Cosmin Vasile of Zamfirescu Racoti & Partners advises parties to a dispute to pay close attention to the varied demands of insolvency and criminal law
There has been a common trend in the legal profession to try to anticipate all the issues that could arise in the development of a complex contract (such as M&A and construction contracts) and to establish clear mechanisms for solving them. Over recent years, in Romania, due to the increasing interference of insolvency and criminal law in most commercial disputes, the effects of their mandatory provisions should be closely heeded.
It is a well-known fact that considerable efforts from legal consultants and from the parties themselves focus on ways in which disputes can be solved. This process starts when the contract is negotiated and the parties try to anticipate the potential causes of litigation and their effects. Apart from clauses that establish alternative dispute resolution methods (such as the Dispute Adjudication Board, arbitration, and mediation), new tendencies in resolution are being observed. For example, in light of the latest changes brought about by the Romanian Code of Civil Procedure, parties are able to insert clauses to establish certain rules on the evidence produced. For instance, when the contract is concluded, the parties can establish that their claims in a certain area can be proven exclusively by means of a technical report made by an expert in that area (parties could also provide a list of the experts to be selected in case of a dispute).
There is a continuous trend between the parties to complicated contracts to try and predict all the possible situations in the development of a contract. To this end, complex mechanisms are established by the parties in order to regulate issues that could emerge, and the way in which they are resolved.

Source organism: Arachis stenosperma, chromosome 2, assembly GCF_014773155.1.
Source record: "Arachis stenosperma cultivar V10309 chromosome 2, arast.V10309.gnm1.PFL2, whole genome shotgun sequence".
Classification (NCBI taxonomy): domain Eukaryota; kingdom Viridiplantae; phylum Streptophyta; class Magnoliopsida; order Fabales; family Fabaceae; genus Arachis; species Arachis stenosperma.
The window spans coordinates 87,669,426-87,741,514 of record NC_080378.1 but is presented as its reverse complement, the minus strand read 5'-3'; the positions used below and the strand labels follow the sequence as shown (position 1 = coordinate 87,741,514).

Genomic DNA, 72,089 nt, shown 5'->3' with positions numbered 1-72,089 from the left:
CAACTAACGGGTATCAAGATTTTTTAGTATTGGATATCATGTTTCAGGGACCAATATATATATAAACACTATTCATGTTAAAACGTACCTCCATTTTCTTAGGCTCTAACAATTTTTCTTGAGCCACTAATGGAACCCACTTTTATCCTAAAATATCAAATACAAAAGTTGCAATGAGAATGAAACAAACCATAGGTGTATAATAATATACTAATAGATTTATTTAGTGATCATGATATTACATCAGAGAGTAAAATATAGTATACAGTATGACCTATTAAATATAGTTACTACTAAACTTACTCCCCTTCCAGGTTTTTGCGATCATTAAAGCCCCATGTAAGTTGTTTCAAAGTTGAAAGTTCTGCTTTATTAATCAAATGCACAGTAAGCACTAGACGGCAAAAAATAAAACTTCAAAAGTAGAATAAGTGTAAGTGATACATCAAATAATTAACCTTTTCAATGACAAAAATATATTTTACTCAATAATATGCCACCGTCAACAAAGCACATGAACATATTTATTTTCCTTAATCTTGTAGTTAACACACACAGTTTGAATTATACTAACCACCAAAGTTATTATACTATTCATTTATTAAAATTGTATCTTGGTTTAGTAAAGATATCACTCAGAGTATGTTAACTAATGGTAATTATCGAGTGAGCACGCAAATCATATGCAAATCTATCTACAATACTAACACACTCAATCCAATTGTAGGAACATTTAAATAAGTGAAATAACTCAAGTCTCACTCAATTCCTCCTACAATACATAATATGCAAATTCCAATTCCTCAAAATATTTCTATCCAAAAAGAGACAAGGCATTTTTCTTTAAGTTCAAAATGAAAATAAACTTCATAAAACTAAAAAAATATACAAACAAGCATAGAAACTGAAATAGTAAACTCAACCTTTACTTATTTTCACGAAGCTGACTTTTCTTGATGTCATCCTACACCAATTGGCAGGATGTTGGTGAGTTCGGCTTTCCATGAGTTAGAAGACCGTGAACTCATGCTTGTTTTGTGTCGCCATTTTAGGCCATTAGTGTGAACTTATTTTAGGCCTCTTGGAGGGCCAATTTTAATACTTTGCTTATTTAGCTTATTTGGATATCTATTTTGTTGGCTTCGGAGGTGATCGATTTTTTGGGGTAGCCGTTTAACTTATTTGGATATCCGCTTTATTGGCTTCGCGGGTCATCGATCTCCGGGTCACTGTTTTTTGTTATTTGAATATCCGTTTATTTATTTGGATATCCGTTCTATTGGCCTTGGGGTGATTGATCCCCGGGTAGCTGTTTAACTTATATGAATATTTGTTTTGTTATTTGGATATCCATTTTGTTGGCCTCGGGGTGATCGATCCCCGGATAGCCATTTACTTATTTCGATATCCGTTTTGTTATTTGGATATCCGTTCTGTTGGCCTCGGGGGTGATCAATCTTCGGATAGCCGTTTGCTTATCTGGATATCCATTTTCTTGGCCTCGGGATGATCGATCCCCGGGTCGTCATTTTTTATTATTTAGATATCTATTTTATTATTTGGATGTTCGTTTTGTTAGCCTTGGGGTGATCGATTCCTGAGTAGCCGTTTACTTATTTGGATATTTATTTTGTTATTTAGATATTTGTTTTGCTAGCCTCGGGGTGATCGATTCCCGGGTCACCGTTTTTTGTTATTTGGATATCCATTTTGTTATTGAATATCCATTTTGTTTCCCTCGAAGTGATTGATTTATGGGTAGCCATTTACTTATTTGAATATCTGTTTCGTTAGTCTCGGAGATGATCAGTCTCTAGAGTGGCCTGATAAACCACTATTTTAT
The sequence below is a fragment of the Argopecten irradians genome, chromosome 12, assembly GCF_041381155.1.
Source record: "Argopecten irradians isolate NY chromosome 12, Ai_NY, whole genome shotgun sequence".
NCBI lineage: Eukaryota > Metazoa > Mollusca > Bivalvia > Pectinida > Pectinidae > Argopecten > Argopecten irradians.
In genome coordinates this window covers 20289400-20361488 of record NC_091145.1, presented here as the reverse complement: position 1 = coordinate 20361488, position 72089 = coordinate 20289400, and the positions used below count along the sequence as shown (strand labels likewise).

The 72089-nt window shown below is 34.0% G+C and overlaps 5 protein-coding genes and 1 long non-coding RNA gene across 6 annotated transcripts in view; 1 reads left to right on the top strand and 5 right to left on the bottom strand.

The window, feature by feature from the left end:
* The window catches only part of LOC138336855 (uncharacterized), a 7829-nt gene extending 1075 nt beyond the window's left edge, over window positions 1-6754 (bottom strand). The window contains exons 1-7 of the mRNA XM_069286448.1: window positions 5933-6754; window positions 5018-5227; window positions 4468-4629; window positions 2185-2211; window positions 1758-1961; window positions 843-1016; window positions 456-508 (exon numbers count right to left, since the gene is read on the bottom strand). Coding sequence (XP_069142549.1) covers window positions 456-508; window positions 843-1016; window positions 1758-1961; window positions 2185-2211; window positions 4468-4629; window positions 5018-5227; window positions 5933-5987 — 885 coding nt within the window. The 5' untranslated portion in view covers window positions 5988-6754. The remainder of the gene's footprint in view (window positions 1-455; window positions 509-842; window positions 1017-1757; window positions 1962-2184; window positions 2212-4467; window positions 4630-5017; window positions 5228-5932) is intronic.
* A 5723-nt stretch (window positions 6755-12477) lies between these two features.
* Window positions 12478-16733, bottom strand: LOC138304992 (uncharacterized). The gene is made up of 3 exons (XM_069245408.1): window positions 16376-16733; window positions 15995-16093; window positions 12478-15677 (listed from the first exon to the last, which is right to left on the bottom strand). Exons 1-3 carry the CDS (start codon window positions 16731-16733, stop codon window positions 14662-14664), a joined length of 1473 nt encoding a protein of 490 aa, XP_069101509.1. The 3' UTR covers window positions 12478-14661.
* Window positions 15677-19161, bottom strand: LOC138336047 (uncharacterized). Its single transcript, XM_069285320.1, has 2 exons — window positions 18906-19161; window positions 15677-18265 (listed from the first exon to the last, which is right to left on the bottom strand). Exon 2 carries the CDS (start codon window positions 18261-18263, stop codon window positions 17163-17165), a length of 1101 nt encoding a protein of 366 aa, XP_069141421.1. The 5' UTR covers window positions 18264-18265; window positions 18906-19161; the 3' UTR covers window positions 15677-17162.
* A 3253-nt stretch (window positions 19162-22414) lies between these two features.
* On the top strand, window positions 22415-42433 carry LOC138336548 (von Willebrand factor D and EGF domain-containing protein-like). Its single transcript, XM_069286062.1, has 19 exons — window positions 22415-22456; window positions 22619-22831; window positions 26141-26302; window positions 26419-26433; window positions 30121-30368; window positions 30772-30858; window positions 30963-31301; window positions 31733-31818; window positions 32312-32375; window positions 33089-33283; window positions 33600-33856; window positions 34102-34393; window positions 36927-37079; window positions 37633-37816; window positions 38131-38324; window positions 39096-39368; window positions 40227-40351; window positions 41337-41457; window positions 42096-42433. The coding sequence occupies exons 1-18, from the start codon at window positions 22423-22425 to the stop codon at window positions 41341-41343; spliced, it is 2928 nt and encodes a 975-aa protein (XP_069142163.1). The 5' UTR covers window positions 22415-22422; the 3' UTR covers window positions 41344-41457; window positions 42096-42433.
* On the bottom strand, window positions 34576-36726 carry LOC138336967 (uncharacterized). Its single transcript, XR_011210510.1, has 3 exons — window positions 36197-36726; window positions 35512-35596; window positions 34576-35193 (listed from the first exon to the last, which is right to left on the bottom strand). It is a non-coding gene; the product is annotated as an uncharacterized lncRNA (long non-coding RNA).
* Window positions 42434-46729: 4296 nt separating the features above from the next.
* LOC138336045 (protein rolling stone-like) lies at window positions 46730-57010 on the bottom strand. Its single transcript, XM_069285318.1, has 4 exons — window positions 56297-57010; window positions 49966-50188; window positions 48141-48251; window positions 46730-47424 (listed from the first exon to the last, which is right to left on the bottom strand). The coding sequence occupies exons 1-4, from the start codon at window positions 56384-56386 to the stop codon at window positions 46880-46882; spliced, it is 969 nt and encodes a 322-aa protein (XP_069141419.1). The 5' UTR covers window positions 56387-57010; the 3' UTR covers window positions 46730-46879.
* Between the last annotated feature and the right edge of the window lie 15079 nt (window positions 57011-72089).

Despite the efforts diligent parties are making in trying to foresee all the possible problems that could affect the development of the project, reality shows that their expectations with respect to solving disputes are actually confused by insolvency and criminal laws. Therefore, while the economic crisis has had a big impact in terms of the increasing number of firms entering into insolvency, many more companies have been affected by the collateral effects of insolvency law.
In this respect, it is worth mentioning that when one of the parties to a contract enters into insolvency, the clauses relating to the choice of jurisdiction can no longer be applicable, and certain inequities occur. Therefore, while you may not submit a contractual arbitration claim against an insolvent debtor, the debtor may submit an arbitration claim against you. Moreover, the insolvent debtor enjoys the benefit of certain facilities, such as the payment of arbitral fees in installments. Further, the only way to recover money (debts or damages) from an insolvent debtor is by submitting a claim to a syndic judge within the deadline and observing the severe limitations stipulated under the Insolvency Law. In these circumstances, neither conventions on producing evidence are applicable; the legal regime for pieces of evidence is stipulated under the Insolvency Law.